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NIST has completed the third round of the Post-Quantum Cryptography (PQC) standardization process, which selects public-key cryptographic algorithms to protect information through the advent of quantum computers. A total of four candidate algorithms have been selected for standardization, and four additional algorithms will continue into the fourth round.
A detailed description of the decision process and selection rationale is included in NIST Internal Report (NIST IR) 8413, Status Report on the Third Round of the NIST Post-Quantum Cryptography Standardization Process, which is also available on the NIST PQC webpage. Questions may be directed to email@example.com.
This announcement also discusses plans for a Fourth PQC Conference and an upcoming call for additional quantum-resistant digital signature algorithms.
After careful consideration during the third round of the NIST PQC Standardization Process, NIST has identified four candidate algorithms for standardization. NIST will recommend two primary algorithms to be implemented for most use cases: CRYSTALS-KYBER (key-establishment) and CRYSTALS-Dilithium (digital signatures). In addition, the signature schemes FALCON and SPHINCS+ will also be standardized.
|Public-Key Encryption/KEMs||Digital Signatures|
CRYSTALS-KYBER (key-establishment) and CRYSTALS-Dilithium (digital signatures) were both selected for their strong security and excellent performance, and NIST expects them to work well in most applications.
FALCON will also be standardized by NIST since there may be use cases for which CRYSTALS-Dilithium signatures are too large.
SPHINCS+ will also be standardized to avoid relying only on the security of lattices for signatures. NIST asks for public feedback on a version of SPHINCS+ with a lower number of maximum signatures.
NIST will create new draft standards for the algorithms to be standardized and will coordinate with the submission teams to ensure that the standards comply with the specifications. As part of the drafting process, NIST will seek input on specific parameter sets to include, particularly for security category 1. When finished, the standards will be posted for public comment. After the close of the comment period, NIST will revise the draft standards as appropriate based on the feedback received. A final review, approval, and promulgation process will then follow.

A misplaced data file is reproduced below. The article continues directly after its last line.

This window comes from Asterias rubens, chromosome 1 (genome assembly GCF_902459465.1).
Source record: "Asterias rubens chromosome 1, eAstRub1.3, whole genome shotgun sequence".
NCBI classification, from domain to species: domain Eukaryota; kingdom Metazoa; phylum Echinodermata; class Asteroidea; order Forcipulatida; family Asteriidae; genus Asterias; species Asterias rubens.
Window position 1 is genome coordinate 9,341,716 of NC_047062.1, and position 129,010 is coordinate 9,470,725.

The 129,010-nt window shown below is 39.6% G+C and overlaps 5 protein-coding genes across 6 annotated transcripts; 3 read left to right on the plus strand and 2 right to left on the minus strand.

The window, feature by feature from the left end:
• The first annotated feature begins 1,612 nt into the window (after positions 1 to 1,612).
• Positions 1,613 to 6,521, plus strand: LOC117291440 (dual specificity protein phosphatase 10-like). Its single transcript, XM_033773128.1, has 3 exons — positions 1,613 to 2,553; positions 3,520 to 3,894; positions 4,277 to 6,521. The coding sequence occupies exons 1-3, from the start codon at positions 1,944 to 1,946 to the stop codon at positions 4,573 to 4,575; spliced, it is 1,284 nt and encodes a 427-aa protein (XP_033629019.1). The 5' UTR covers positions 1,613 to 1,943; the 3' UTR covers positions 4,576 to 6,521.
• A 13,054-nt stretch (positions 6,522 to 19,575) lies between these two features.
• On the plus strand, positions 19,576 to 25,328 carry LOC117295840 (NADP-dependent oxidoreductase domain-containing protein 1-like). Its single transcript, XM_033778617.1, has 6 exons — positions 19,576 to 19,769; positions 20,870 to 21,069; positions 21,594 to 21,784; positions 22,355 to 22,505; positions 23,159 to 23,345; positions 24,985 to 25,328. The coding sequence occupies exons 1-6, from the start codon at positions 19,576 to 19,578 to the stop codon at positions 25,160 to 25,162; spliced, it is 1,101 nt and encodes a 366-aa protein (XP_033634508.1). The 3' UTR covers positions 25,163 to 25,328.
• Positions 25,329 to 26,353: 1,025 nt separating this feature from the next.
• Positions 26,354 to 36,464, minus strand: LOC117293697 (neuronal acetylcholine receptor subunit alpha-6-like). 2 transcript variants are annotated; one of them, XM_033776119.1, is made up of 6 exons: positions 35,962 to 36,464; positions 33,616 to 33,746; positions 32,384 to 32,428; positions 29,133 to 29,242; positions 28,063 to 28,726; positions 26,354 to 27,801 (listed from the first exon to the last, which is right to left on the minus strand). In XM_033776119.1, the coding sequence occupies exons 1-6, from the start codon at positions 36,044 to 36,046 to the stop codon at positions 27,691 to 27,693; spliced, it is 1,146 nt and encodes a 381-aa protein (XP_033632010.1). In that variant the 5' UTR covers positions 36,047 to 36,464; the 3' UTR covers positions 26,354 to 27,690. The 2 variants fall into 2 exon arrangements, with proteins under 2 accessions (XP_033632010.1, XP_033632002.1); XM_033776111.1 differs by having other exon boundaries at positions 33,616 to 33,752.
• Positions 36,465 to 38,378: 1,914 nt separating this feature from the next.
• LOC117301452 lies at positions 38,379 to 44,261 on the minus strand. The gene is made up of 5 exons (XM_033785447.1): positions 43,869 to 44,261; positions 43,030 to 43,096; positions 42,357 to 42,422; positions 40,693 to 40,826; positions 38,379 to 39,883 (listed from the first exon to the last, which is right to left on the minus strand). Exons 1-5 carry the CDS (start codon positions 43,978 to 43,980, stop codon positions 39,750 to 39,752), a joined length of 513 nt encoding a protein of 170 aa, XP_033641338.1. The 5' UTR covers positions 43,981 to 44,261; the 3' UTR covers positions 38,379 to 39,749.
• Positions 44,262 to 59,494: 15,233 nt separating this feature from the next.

The following candidate KEM algorithms will advance to the fourth round:
Both BIKE and HQC are based on structured codes, and either would be suitable as a general-purpose KEM that is not based on lattices. NIST expects to select at most one of these two candidates for standardization at the conclusion of the fourth round.
SIKE remains an attractive candidate for standardization because of its small key and ciphertext sizes. NIST will continue to study it in the fourth round.
Classic McEliece was a finalist but is not being standardized by NIST at this time. Although Classic McEliece is widely regarded as secure, NIST does not anticipate it being widely used due to its large public key size. NIST may choose to standardize Classic McEliece at the end of the fourth round.
For the algorithms moving on to the fourth round, NIST will allow the submission teams to provide updated specifications and implementations (“tweaks”). The deadline for these tweaks will be October 1, 2022. Any submission team that feels that they may not meet the deadline should contact NIST as soon as possible. NIST will review the proposed modifications and publish the accepted submissions shortly afterward. As a general guideline, NIST expects any modifications to be relatively minor. The fourth round will proceed similarly to the previous rounds.
NIST will hold a 4th NIST PQC Standardization Conference on November 29 – December 1, 2022. The conference details have not yet been finalized. The preliminary Call for Papers will be announced later, both on the pqc-forum and the NIST PQC webpage.
NIST also plans to issue a new Call for Proposals for public-key (quantum-resistant) digital signature algorithms by the end of summer 2022. NIST is primarily looking to diversify its signature portfolio, so signature schemes that are not based on structured lattices are of greatest interest. NIST would like submissions for signature schemes that have short signatures and fast verification.
Submissions in response to that call will be due by June 1, 2023. Submitters are encouraged to communicate with NIST ahead of time. NIST will decide which (if any) of the submitted signature algorithms to accept and will initiate a new process for evaluation. NIST expects that process to be much smaller in scope than the current PQC process. The signature schemes accepted to that process will need to be thoroughly analyzed, which will similarly take several years.
We thank the community and all of the submission teams for their efforts in this standardization process. We especially hope that the teams whose schemes were not selected will continue to participate by evaluating and analyzing the remaining cryptosystems alongside the cryptographic community at large. These combined efforts are crucial to the development of NIST’s future post-quantum public-key standards.
The NIST PQC Team